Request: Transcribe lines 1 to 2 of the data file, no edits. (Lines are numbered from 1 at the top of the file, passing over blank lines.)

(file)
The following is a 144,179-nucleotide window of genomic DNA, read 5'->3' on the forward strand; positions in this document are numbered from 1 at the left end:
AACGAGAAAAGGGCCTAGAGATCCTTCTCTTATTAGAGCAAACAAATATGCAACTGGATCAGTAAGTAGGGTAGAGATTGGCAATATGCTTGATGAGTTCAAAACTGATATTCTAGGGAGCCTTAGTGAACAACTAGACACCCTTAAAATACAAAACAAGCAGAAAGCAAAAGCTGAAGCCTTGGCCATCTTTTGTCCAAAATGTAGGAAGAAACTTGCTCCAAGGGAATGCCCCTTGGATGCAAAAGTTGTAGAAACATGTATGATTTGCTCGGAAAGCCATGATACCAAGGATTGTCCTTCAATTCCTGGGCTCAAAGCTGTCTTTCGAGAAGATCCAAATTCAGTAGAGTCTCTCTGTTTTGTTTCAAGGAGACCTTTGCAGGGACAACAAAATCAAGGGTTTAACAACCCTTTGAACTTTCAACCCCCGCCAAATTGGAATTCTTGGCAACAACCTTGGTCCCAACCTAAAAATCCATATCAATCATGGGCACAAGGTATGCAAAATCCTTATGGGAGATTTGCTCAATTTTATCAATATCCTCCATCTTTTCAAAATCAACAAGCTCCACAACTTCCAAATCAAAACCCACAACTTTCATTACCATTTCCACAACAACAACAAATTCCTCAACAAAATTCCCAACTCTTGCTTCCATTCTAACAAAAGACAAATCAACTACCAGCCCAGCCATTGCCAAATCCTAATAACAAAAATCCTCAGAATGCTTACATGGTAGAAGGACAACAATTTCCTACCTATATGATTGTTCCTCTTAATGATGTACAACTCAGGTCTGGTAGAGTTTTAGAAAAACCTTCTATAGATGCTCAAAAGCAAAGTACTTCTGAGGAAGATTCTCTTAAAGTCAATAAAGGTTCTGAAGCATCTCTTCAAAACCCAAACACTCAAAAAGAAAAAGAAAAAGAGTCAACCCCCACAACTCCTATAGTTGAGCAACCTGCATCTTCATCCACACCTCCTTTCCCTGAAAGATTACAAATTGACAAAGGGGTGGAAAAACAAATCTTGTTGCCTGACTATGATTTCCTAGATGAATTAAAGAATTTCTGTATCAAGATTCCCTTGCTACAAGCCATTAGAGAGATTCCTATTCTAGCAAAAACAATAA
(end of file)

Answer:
The following is a 144,179-nucleotide window of genomic DNA, read 5'->3' on the forward strand; positions in this document are numbered from 1 at the left end:
AACGAGAAAAGGGCCTAGAGATCCTTCTCTTATTAGAGCAAACAAATATGCAACTGGATCAGTAAGTAGGGTAGAGATTGGCAATATGCTTGATGAGTTCAAAACTGATATTCTAGGGAGCCTTAGTGAACAACTAGACACCCTTAAAATACAAAACAAGCAGAAAGCAAAAGCTGAAGCCTTGGCCATCTTTTGTCCAAAATGTAGGAAGAAACTTGCTCCAAGGGAATGCCCCTTGGATGCAAAAGTTGTAGAAACATGTATGATTTGCTCGGAAAGCCATGATACCAAGGATTGTCCTTCAATTCCTGGGCTCAAAGCTGTCTTTCGAGAAGATCCAAATTCAGTAGAGTCTCTCTGTTTTGTTTCAAGGAGACCTTTGCAGGGACAACAAAATCAAGGGTTTAACAACCCTTTGAACTTTCAACCCCCGCCAAATTGGAATTCTTGGCAACAACCTTGGTCCCAACCTAAAAATCCATATCAATCATGGGCACAAGGTATGCAAAATCCTTATGGGAGATTTGCTCAATTTTATCAATATCCTCCATCTTTTCAAAATCAACAAGCTCCACAACTTCCAAATCAAAACCCACAACTTTCATTACCATTTCCACAACAACAACAAATTCCTCAACAAAATTCCCAACTCTTGCTTCCATTCTAACAAAAGACAAATCAACTACCAGCCCAGCCATTGCCAAATCCTAATAACAAAAATCCTCAGAATGCTTACATGGTAGAAGGACAACAATTTCCTACCTATATGATTGTTCCTCTTAATGATGTACAACTCAGGTCTGGTAGAGTTTTAGAAAAACCTTCTATAGATGCTCAAAAGCAAAGTACTTCTGAGGAAGATTCTCTTAAAGTCAATAAAGGTTCTGAAGCATCTCTTCAAAACCCAAACACTCAAAAAGAAAAAGAAAAAGAGTCAACCCCCACAACTCCTATAGTTGAGCAACCTGCATCTTCATCCACACCTCCTTTCCCTGAAAGATTACAAATTGACAAAGGGGTGGAAAAACAAATCTTGTTGCCTGACTATGATTTCCTAGATGAATTAAAGAATTTCTGTATCAAGATTCCCTTGCTACAAGCCATTAGAGAGATTCCTATTCTAGCAAAAACAATAA